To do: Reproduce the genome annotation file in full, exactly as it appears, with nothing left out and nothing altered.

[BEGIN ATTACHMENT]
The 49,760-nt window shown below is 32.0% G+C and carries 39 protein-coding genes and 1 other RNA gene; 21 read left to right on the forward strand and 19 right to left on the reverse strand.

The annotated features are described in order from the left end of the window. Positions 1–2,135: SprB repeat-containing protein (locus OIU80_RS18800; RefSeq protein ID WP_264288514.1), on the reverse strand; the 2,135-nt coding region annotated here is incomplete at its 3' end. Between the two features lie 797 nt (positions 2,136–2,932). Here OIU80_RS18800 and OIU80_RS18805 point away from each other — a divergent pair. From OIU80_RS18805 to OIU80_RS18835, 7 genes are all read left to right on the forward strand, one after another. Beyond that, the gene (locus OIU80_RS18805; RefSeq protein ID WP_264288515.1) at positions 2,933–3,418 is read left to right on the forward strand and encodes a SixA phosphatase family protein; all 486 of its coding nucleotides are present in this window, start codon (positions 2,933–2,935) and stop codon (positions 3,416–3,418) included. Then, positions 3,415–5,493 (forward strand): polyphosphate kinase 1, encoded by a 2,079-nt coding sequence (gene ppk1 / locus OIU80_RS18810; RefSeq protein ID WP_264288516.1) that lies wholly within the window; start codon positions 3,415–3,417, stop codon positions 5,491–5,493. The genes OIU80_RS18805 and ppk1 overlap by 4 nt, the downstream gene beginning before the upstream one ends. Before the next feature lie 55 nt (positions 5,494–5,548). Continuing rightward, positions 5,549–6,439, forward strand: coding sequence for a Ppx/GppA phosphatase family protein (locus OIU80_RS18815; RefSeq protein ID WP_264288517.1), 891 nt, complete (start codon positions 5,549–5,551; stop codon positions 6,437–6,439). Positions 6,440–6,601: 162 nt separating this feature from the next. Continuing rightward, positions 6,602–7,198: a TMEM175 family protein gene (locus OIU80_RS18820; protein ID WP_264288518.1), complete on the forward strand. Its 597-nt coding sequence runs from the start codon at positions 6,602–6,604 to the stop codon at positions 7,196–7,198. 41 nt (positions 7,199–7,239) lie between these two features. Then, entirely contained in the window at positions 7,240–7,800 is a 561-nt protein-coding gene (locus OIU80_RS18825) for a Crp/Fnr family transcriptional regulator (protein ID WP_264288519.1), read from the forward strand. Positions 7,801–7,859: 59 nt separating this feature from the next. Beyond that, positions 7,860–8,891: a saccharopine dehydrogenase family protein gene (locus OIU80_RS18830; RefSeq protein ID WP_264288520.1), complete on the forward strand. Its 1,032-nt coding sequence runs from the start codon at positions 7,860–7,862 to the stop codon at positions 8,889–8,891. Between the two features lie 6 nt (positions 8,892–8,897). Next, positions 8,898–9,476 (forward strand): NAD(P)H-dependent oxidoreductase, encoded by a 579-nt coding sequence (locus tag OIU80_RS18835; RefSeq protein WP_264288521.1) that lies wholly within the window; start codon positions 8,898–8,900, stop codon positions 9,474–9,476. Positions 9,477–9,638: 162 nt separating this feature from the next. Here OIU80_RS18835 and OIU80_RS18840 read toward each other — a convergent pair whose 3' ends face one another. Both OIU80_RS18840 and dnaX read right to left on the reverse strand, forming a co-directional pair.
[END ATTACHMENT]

The 49,760-nt window shown below is 32.0% G+C and carries 39 protein-coding genes and 1 other RNA gene; 21 read left to right on the forward strand and 19 right to left on the reverse strand.

The annotated features are described in order from the left end of the window. Positions 1–2,135: SprB repeat-containing protein (locus OIU80_RS18800; RefSeq protein ID WP_264288514.1), on the reverse strand; the 2,135-nt coding region annotated here is incomplete at its 3' end. Between the two features lie 797 nt (positions 2,136–2,932). Here OIU80_RS18800 and OIU80_RS18805 point away from each other — a divergent pair. From OIU80_RS18805 to OIU80_RS18835, 7 genes are all read left to right on the forward strand, one after another. Beyond that, the gene (locus OIU80_RS18805; RefSeq protein ID WP_264288515.1) at positions 2,933–3,418 is read left to right on the forward strand and encodes a SixA phosphatase family protein; all 486 of its coding nucleotides are present in this window, start codon (positions 2,933–2,935) and stop codon (positions 3,416–3,418) included. Then, positions 3,415–5,493 (forward strand): polyphosphate kinase 1, encoded by a 2,079-nt coding sequence (gene ppk1 / locus OIU80_RS18810; RefSeq protein ID WP_264288516.1) that lies wholly within the window; start codon positions 3,415–3,417, stop codon positions 5,491–5,493. The genes OIU80_RS18805 and ppk1 overlap by 4 nt, the downstream gene beginning before the upstream one ends. Before the next feature lie 55 nt (positions 5,494–5,548). Continuing rightward, positions 5,549–6,439, forward strand: coding sequence for a Ppx/GppA phosphatase family protein (locus OIU80_RS18815; RefSeq protein ID WP_264288517.1), 891 nt, complete (start codon positions 5,549–5,551; stop codon positions 6,437–6,439). Positions 6,440–6,601: 162 nt separating this feature from the next. Continuing rightward, positions 6,602–7,198: a TMEM175 family protein gene (locus OIU80_RS18820; protein ID WP_264288518.1), complete on the forward strand. Its 597-nt coding sequence runs from the start codon at positions 6,602–6,604 to the stop codon at positions 7,196–7,198. 41 nt (positions 7,199–7,239) lie between these two features. Then, entirely contained in the window at positions 7,240–7,800 is a 561-nt protein-coding gene (locus OIU80_RS18825) for a Crp/Fnr family transcriptional regulator (protein ID WP_264288519.1), read from the forward strand. Positions 7,801–7,859: 59 nt separating this feature from the next. Beyond that, positions 7,860–8,891: a saccharopine dehydrogenase family protein gene (locus OIU80_RS18830; RefSeq protein ID WP_264288520.1), complete on the forward strand. Its 1,032-nt coding sequence runs from the start codon at positions 7,860–7,862 to the stop codon at positions 8,889–8,891. Between the two features lie 6 nt (positions 8,892–8,897). Next, positions 8,898–9,476 (forward strand): NAD(P)H-dependent oxidoreductase, encoded by a 579-nt coding sequence (locus tag OIU80_RS18835; RefSeq protein WP_264288521.1) that lies wholly within the window; start codon positions 8,898–8,900, stop codon positions 9,474–9,476. Positions 9,477–9,638: 162 nt separating this feature from the next. Here OIU80_RS18835 and OIU80_RS18840 read toward each other — a convergent pair whose 3' ends face one another. Both OIU80_RS18840 and dnaX read right to left on the reverse strand, forming a co-directional pair.